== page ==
Key qualities recruiters search for in a candidate’s cover letter

  • Academic achievements: Recruiters look for a strong track record of relevant educational qualifications including advanced degrees and prestigious fellowships, as this indicates a commitment to academic excellence.
  • Teaching experience: Demonstrated ability in teaching and mentoring students is critical, as this is a core component of most professorial roles.
  • Research excellence: A history of published research, grant acquisition, and contributions to the field signal that the candidate can advance the institution’s research agenda.
  • Subject matter expertise: Deep knowledge in a specific area of study shows that the candidate can add value to the department's academic offerings and reputation.
  • Collaboration and collegiality: The ability to work well with others, both within the department and across interdisciplinary teams, is important for fostering a productive academic environment.
  • Service and leadership: Evidence of involvement in academic service roles (e.g., committee membership, program coordination) and leadership potential indicate readiness to contribute to the institution's mission and governance.

How to greet recruiters in your professor cover letter salutation

As the saying goes, "You never get a second chance to make a first impression."

Write your professor cover letter salutation to be more personalized to the actual hiring manager, who is set to assess your profile by:

  • greeting them on a first-name basis, if you have previously communicated with them (e.g. "Dear Sam,");
  • using their last name, if you have more formal communication or haven't spoken to them (e.g. "Dear Mr. Harrows" or "Dear Ms. Marshall");
  • writing "Dear HR Team" or "Dear Hiring Manager", if you have no clue about who's recruiting for the role.

Search on LinkedIn, Google, or the company website to find information as to the recruiter's name.

In any case, avoid the impersonal "Dear Sir or Madam".

List of salutations you can use

  • Dear Dr. [Last Name],
  • Dear Professor [Last Name],
  • Dear Search Committee Chair,
  • Dear Hiring Committee,
  • Dear [University or College Department] Search Committee,
  • Dear Dean [Last Name],

How to start your professor cover letter introduction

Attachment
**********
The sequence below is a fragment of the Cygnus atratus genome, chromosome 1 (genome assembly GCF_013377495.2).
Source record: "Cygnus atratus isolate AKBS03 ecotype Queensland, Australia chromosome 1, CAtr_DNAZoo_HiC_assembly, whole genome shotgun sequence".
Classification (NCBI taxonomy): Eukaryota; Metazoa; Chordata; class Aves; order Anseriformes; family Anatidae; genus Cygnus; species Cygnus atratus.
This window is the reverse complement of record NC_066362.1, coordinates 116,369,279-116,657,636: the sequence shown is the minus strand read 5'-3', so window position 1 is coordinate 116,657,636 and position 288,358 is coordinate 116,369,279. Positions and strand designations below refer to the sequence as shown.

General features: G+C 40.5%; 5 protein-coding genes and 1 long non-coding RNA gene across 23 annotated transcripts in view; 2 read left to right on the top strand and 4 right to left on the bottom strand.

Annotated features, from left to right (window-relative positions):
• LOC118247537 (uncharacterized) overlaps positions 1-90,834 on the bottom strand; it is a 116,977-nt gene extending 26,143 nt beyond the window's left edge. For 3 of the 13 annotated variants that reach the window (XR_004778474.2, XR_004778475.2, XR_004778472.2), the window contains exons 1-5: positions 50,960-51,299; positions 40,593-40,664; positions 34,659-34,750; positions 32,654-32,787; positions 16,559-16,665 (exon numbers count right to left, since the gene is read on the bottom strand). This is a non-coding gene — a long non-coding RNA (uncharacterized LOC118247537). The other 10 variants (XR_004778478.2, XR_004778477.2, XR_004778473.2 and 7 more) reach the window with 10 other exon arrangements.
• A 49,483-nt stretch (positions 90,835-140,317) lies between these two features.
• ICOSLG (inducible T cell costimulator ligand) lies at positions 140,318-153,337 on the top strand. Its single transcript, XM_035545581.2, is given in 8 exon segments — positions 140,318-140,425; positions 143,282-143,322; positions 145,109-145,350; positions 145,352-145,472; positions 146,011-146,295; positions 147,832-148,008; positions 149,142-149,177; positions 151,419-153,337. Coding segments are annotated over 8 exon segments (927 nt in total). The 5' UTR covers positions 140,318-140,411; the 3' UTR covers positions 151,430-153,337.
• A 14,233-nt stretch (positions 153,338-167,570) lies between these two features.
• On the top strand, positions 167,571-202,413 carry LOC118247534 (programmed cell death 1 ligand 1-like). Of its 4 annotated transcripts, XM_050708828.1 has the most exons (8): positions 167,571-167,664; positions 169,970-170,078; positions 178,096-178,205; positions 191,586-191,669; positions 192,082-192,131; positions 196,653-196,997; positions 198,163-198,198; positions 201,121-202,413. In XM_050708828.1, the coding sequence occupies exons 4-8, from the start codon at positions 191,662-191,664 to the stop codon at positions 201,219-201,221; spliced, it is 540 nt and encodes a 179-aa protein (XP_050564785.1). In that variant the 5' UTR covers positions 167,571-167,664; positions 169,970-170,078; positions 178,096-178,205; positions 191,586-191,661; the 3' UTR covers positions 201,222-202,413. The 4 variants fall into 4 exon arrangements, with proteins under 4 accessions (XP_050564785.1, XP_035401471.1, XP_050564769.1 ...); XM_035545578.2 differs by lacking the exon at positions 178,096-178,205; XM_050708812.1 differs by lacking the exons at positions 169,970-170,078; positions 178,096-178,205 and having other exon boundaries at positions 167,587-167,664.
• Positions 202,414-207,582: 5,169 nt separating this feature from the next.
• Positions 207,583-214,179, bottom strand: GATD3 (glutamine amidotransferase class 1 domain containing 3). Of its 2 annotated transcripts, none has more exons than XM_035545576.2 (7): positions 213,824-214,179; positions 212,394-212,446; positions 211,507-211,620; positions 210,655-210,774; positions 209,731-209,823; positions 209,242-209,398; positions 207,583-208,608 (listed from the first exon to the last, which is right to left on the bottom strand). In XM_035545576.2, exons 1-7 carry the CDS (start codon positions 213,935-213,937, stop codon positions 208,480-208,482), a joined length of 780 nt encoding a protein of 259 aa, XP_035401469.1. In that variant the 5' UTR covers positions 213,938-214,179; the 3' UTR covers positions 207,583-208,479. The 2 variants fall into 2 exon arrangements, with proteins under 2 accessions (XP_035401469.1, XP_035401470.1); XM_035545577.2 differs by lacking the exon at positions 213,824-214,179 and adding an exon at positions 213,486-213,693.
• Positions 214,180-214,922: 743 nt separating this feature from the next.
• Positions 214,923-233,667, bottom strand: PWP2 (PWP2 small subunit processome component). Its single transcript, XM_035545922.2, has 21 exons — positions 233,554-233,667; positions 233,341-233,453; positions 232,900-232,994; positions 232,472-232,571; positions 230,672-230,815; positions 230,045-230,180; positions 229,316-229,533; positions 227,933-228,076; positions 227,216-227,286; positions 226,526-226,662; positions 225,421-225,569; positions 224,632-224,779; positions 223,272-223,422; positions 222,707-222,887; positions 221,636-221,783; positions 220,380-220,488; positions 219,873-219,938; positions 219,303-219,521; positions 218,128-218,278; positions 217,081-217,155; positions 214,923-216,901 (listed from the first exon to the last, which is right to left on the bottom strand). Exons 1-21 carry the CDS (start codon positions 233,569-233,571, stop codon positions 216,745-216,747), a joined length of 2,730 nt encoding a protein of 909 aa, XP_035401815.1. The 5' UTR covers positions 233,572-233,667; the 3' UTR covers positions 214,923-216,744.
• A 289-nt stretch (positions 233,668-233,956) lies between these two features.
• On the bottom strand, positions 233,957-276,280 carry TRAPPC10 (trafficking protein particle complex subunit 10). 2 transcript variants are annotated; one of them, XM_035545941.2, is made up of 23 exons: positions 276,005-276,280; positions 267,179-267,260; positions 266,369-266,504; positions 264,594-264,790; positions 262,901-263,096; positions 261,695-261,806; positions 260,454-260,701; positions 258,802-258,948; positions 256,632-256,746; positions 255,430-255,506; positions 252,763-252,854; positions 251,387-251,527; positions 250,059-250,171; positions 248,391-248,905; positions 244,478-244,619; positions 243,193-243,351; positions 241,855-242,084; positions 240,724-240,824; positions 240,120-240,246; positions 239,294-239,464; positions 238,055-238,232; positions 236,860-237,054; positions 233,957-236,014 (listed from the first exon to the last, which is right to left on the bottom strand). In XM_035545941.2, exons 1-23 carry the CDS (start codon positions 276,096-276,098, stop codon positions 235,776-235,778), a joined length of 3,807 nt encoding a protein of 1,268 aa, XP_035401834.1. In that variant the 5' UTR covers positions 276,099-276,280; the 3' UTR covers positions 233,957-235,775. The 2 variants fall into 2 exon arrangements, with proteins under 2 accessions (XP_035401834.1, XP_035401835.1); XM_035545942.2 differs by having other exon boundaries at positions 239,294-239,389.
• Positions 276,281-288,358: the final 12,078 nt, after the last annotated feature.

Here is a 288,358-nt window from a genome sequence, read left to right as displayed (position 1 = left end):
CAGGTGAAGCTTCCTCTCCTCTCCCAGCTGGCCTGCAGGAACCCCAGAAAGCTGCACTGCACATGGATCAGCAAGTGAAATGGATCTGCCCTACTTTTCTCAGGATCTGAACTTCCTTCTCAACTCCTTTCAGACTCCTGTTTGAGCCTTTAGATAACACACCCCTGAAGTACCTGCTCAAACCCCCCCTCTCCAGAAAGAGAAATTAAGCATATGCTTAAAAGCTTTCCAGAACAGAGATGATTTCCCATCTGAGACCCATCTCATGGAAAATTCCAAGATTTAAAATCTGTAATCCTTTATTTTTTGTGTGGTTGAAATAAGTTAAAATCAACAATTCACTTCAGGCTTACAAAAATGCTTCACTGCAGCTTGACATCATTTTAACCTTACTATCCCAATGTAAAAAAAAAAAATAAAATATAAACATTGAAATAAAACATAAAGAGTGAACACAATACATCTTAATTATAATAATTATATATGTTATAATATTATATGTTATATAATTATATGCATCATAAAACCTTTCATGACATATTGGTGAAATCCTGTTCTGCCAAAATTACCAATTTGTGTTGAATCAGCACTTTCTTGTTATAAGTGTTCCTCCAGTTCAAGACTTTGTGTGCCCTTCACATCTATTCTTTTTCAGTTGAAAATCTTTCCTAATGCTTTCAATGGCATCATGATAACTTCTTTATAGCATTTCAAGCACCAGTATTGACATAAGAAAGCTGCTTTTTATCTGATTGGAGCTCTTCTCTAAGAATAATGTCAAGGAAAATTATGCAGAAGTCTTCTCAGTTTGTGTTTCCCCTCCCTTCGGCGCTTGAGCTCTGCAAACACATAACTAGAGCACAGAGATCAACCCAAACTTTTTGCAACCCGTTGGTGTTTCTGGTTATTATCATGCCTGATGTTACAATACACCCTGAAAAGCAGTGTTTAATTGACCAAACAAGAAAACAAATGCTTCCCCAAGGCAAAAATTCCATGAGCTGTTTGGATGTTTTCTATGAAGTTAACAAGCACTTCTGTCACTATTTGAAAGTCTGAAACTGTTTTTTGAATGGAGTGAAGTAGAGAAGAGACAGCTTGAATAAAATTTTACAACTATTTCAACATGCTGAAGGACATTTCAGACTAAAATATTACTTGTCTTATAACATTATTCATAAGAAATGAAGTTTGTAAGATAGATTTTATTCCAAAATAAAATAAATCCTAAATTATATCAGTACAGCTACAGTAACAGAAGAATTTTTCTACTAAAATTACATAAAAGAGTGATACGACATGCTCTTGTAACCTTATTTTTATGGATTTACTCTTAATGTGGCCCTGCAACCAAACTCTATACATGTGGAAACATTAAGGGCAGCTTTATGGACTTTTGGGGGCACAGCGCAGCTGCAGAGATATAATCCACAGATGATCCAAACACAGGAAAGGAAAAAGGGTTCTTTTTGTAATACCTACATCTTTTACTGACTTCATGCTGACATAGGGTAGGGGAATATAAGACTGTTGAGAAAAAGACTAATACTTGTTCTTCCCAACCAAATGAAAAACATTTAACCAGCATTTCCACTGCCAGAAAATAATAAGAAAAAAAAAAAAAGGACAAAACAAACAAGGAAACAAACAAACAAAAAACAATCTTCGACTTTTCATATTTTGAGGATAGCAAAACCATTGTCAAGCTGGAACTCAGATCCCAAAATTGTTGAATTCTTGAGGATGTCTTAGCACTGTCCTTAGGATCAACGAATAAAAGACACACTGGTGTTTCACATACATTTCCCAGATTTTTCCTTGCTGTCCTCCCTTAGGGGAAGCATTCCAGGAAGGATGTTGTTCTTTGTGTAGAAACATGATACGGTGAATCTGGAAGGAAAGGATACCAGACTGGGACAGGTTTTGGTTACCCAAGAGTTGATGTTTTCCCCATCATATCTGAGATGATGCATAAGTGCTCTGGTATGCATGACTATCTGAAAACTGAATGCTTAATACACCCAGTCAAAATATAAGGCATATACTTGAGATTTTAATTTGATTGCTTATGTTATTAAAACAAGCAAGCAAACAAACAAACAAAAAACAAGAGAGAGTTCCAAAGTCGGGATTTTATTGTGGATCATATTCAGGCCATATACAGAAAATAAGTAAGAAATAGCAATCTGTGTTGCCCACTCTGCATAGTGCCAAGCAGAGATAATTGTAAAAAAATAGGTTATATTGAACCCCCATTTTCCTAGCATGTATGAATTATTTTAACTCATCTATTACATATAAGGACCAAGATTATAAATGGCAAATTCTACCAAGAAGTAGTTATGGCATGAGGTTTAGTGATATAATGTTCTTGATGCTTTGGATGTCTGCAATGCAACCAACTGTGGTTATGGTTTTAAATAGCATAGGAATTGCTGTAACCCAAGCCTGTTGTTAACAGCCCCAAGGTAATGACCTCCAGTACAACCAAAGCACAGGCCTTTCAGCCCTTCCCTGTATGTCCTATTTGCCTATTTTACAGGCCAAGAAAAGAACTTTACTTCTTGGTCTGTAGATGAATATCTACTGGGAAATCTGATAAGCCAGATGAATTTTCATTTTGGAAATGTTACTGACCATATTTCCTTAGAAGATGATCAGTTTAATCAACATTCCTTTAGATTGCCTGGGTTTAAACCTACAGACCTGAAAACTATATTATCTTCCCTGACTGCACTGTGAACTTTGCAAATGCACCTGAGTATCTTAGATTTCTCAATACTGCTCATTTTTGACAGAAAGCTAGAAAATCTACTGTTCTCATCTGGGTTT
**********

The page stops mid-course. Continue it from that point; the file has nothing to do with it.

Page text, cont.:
The opening paragraph of your professor cover letter can seem like a real enigma.

Where do you start writing ?

In your professor cover letter introduction, focus on yourself by stating what:

  • gets you motivated and excited about the role;
  • you like best about the company, from culture to awards.

Write no more than two sentences, which are both authentic and show your enthusiasm for the opportunity.

How to write an achievement-focused professor cover letter body

We've got the intro and greeting covered. Now, comes the most definitive part of your professor cover letter - the body .

In the next three to six paragraphs, you'd have to answer why should recruiters hire you.

What better way to do this than by storytelling?

And, no, you don't need a "Once upon a time" or "I started from the bottom and made it to the top" career-climbing format to tell a compelling narrative.

Instead, select up to three most relevant skills for the job and look back on your resume.

Find an achievement, that you're proud of, which has taught you these three job-crucial skills.

Quantify your accomplishment, using metrics, and be succinct in the way you describe it.

The ultimate aim would be to show recruiters how this particular success has built up your experience to become an invaluable candidate.

Final words: writing your professor cover letter closing paragraph

The final paragraph of your professor cover letter allows you that one final chance to make a great first impression .

Instead of going straight to the "sincerely yours" ending, you can back up your skills with a promise of: